Ruffle your feathers
Today’s phrase is ruffle your feathers
Exaplanation: If you “ruffle someone’s feathers” (I love that words – ruffle – just sounds fun!), it means you’ve made them nervous, angry or upset.
Example: Dealing with Anne’s boyfriend always ruffled Caitlin’s feathers. She found him annoying, ignorant, and rude.
Origin: If a bird ruffles its feathers, it makes them stand out on its body, for example when cleaning itself or when it is frightened.
Today’s phrase is scarce as hen’s teeth
Explanation: If you say something is as is as scarce as hen’s teeth, then you mean it is very difficult or almost impossible to find.
Example: During the Olympics, it is impossible to find a reasonably priced hotel room. They are as scarce as hen’s teeth.
Origin: This phrase is thought to be an Americanism dating back to the colonial period (c. early 1600s.), but the first recording of it doesn’t appear until 1862. The imagery behind this phrase relates to something we probably don’t think about too often: birds don’t have teeth.
Today’s phrase is for the for the birds.
Explanation: If you tell someone that something is for the birds, you are telling them that you think something is worthless or ridiculous.
Example: Jasper was convinced there was buried treasure in the old mine somewhere, but his wife told him he was wasting his time, and that his attempts to find the treasure were for the birds.
Origin: This phrase is of American origin. It is US Army slang and originated towards the end of WWII. Here is an early example of its use from his piece from The Lowell Sun, October 1944:
“Don’t take too seriously this belief that we have football at Camp Ellis solely for the entertainment of the personnel – that’s strictly for the birds. The army is a winner… the army likes to win – that’s the most fortunate thing in the world for America.”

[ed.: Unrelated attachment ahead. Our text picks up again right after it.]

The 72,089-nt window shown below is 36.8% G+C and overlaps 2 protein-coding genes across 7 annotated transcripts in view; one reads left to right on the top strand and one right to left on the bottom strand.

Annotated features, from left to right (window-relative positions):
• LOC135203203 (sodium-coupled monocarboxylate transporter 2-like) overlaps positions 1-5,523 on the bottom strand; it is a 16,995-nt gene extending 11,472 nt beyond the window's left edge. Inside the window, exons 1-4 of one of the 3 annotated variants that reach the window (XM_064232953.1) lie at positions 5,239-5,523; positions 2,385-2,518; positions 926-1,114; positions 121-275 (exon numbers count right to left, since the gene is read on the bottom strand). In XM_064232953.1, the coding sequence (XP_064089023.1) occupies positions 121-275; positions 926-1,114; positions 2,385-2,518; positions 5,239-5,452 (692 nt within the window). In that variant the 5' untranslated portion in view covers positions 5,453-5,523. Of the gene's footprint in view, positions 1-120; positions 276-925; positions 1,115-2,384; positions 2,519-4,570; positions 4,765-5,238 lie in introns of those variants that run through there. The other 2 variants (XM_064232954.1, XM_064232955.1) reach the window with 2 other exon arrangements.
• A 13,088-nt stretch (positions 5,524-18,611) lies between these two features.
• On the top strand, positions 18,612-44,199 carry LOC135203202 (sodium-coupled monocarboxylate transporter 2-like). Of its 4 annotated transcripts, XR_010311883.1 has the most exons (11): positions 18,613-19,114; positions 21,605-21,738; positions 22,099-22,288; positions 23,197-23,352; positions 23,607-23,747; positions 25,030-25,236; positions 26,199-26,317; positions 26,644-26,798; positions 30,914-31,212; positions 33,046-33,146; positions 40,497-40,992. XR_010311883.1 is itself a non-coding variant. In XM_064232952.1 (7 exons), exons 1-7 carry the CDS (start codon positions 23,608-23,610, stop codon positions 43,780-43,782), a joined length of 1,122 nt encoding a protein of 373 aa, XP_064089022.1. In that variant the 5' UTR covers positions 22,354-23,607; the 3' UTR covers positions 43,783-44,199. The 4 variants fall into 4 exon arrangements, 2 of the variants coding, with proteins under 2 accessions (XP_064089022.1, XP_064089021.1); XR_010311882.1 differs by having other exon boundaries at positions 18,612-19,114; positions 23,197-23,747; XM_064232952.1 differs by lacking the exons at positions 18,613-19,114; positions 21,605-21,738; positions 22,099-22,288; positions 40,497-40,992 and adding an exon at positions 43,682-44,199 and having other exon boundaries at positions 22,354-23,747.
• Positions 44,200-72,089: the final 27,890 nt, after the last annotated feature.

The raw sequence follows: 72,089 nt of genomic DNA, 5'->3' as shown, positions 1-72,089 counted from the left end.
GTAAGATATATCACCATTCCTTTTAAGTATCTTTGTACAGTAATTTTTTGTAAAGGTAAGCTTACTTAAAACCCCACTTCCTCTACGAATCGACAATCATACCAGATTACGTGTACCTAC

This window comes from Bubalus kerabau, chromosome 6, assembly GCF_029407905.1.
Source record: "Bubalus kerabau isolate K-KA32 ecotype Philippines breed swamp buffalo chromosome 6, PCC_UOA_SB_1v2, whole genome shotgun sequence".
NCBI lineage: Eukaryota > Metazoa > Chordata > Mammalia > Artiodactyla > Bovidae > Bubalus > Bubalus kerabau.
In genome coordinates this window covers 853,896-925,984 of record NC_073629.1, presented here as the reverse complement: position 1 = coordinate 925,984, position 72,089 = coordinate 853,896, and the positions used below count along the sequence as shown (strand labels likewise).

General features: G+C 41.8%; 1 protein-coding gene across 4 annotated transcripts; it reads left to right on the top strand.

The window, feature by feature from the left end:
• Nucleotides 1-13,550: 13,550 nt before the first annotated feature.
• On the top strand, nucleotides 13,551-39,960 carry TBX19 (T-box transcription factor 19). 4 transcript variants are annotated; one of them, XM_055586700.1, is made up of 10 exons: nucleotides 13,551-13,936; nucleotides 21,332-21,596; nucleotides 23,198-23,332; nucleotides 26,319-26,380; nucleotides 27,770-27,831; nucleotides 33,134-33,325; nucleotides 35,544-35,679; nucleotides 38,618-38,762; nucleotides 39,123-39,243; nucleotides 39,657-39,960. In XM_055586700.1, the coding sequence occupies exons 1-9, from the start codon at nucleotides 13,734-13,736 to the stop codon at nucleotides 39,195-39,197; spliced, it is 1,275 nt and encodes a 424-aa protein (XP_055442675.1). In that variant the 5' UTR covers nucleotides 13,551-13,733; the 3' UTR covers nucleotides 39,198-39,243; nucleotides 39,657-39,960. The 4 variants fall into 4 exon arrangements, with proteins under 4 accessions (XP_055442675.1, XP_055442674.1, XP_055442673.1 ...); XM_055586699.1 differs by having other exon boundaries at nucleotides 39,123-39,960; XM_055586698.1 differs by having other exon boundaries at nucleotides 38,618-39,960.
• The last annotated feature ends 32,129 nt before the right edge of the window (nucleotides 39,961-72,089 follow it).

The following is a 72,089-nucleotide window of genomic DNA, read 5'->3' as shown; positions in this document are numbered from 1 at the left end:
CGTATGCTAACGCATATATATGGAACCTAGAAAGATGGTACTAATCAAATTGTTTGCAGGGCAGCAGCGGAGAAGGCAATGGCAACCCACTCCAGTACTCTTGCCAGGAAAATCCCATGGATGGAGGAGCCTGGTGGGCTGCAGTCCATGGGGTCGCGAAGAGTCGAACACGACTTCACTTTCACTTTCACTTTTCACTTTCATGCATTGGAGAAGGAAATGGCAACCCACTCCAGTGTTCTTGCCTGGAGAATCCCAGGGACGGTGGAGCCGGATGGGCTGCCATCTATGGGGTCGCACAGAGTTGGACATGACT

Today’s phrase is pecking order.
Explanation: The expression pecking order is used to describe the relative status or power of people within a group or organization.
Example: John really wanted to speak up at the team meeting, but he was aware of his place in the pecking order, and knew he’d have to wait until his manager was done speaking.
Origin: Pecking order refers to the social organization chickens have. Basically, the higher up in the pecking order a chicken is, the earlier it gets to eat! Their is generally a “top chicken ” and “bottom chicken” and everyone in between.
The concept of pecking order was first described from the behaviour of poultry by Thorleif Schjelderup-Ebbe in 1921 under the German terms Hackordnung or Hackliste. It was introduced into English in 1927.
Today’s phrase is make hay while the sun shines. It’s been so darned nice and sunny out, so this seemed like a good phrase to do.
Explanation: If you say that someone should make hay while the sun shines, you mean that someone should make the most of an opprtunity while they can.
Example: Jenny complained to her mother that the neighbours had offered her lots of babysitting hours over the summer, but all she wanted to do was hang out by the pool. Her mother pointed out she could earn a lot of money and said “You should make hay while the sun shines”.
Origin: This proverb is first recorded by John Heywood in 1546:
Whan the sunne shinth make hay. Whiche is to say.
Take time whan time cometh, lest time steale away.
This refers to cutting hay, which of course, is a lot easier to do when it’s sunny and nice out. I’ve tried mowing the lawn after it’s rained – can’t imagine cutting wet hay by hand! This proverb was then extended to general life, and became a generic expression for getting something done while you could.